Act 1, then, is full of a gritty realism we do not normally associate with this opera. With Act 2, though, the fantastical elements kick in. Act 2’s forest is a huge, bare kitchen decorated with leafy wallpaper and an antler chandelier. Its only furniture is a very long dining table. Sinister men dressed as trees line the walls and it is from their pockets that Hansel picks the berries. The first part of the scene, particularly the cuckoo sequence, is beautifully atmospheric. As the children realise that they are lost Jones conveys their terrified loneliness by having them sit at opposite ends of the vast table. The trees turn on them and close in threateningly as their panic sets in. Jones’s striking Sandman is a wizened old man, creepy yet reassuring. Sasha Cooke’s voice is rather shrill for the role, but she acts it well. The evening prayer is taken slowly but sounds beautiful. Rather than having fourteen angels for the dream sequence, the children dream of fourteen chefs who, with aid of a fish-footman, lay out a sumptuous banquet for them. It’s an appropriate and lovely way to end the act. After the interval we see the same scene with the Dew Fairy, a model American housewife from Good Housekeeping of the 1950s. She does the washing up as she wakes the children. 

The children are tempted into the witch’s kitchen by a vast black forest gateau. The kitchen itself is like a bunker: signs around the wall (in German) warn of the dangers of explosion or asphyxiation. There is no doubt that this is a prison, in spite of the gorgeous food we see everywhere. Philip Langridge’s witch is a delight. Unrecognisable under his make-up, he hurls himself into his role as a demented old crone. There is nothing supernatural about this witch: instead she comes across as a creepy but disturbingly normal old woman, like a sinister granny complete with pearls. Her physical contact with the children is unsettlingly close, however, almost suggesting grooming. Langridge acts with brilliant mania, concocting his malevolent brew out of all manner of goodies on his table and dancing with real malevolent energy until his demise in the oven. His voice, always recognisable, never spills into Sprechstimme, however, and he never forgets that he is singing wonderful music. The chorus of gingerbread children sing and act well, though the Americanisation of their English is rather too obvious!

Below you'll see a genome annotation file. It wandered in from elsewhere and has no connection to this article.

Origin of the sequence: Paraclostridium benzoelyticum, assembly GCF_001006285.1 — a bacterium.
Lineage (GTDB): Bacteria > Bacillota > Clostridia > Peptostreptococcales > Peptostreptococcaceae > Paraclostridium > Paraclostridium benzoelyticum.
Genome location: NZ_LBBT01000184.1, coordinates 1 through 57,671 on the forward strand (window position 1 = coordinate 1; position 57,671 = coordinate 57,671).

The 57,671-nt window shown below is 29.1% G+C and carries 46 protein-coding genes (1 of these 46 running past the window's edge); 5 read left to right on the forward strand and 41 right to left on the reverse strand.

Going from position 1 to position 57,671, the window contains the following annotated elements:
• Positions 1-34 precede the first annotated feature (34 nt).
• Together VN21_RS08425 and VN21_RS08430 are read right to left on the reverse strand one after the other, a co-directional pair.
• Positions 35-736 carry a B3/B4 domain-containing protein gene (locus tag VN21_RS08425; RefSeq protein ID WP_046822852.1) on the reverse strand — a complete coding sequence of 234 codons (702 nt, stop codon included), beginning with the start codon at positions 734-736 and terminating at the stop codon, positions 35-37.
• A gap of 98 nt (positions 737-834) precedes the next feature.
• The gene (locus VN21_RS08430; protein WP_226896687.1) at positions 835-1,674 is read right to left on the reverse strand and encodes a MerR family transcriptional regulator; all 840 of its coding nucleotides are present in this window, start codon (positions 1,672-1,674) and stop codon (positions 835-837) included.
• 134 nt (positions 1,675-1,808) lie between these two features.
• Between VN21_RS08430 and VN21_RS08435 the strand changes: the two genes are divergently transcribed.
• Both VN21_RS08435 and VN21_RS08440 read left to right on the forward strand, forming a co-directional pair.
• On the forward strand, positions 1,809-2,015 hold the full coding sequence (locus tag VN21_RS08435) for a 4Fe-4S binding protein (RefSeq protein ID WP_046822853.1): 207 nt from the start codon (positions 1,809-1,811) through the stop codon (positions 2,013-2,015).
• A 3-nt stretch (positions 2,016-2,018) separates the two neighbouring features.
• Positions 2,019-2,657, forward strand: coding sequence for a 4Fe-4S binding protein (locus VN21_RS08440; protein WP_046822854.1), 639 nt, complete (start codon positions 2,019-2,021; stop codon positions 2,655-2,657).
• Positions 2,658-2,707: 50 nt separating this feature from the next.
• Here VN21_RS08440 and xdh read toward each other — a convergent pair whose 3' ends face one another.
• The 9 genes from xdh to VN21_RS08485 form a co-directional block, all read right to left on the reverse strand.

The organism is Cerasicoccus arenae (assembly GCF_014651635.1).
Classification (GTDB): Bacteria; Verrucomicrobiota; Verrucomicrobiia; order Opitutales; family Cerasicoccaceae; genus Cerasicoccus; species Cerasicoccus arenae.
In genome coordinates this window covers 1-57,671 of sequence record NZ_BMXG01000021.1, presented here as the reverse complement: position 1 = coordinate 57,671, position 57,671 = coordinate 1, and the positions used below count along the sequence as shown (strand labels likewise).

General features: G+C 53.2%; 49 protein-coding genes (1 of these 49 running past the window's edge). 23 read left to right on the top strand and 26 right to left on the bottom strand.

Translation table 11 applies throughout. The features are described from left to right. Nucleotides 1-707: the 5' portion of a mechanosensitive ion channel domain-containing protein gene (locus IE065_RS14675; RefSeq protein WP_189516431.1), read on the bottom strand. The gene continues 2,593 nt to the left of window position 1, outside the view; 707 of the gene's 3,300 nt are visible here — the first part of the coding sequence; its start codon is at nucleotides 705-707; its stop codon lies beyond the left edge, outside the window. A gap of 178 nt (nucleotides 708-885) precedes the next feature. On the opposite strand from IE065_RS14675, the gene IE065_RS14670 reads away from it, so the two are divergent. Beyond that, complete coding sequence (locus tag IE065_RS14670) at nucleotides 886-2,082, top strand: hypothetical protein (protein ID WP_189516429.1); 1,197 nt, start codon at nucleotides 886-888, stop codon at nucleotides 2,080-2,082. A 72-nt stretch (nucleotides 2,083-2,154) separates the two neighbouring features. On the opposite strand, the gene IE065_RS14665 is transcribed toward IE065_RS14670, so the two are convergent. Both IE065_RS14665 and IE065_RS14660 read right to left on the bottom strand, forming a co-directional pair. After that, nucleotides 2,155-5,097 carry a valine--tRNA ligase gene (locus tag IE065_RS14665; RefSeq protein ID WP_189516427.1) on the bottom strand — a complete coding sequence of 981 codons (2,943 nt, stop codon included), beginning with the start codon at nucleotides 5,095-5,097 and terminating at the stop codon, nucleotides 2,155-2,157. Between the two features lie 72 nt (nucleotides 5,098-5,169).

Jurowski directs the orchestra with precision and flair. There is a burnished glow to the opening phrases of the Overture, which is then followed by a bumptious swing in the march. The interludes and pantomime are well paced and the quality of the recorded sound is splendid throughout. The camera direction is remarkable for a live performance: they have cameras everywhere! As well as spotlighting individual members of the orchestra during the overture they cover every inch of the stage and move around with precision, yet without drawing attention to themselves. 

The extras are generous too: we get two backstage interviews with the Met’s technical director who lets us in on some of the secrets of getting such a complicated set in place at the right time. There is also an interview with Coote and Schäfer about their roles, and a short film about John Macfarlane, the set and costume designer. These are all informative and good fun and, sensibly, they are banded separately as extras rather than embedded in the film as they would have been during the relay. In addition, we see the principals being made-up during the overture, and we see the stage-hands moving the next set into place during the Witch’s Ride. 

A dark, yet satisfying version of the story, then. It won’t please traditionalists, who would be better off with August Everding’s classic Vienna film with Gruberova and Fassbaender, but the performances all sound great and the film still conveys the excitement of a live event. Let’s hope Gelb gives us many more.

Simon Thompson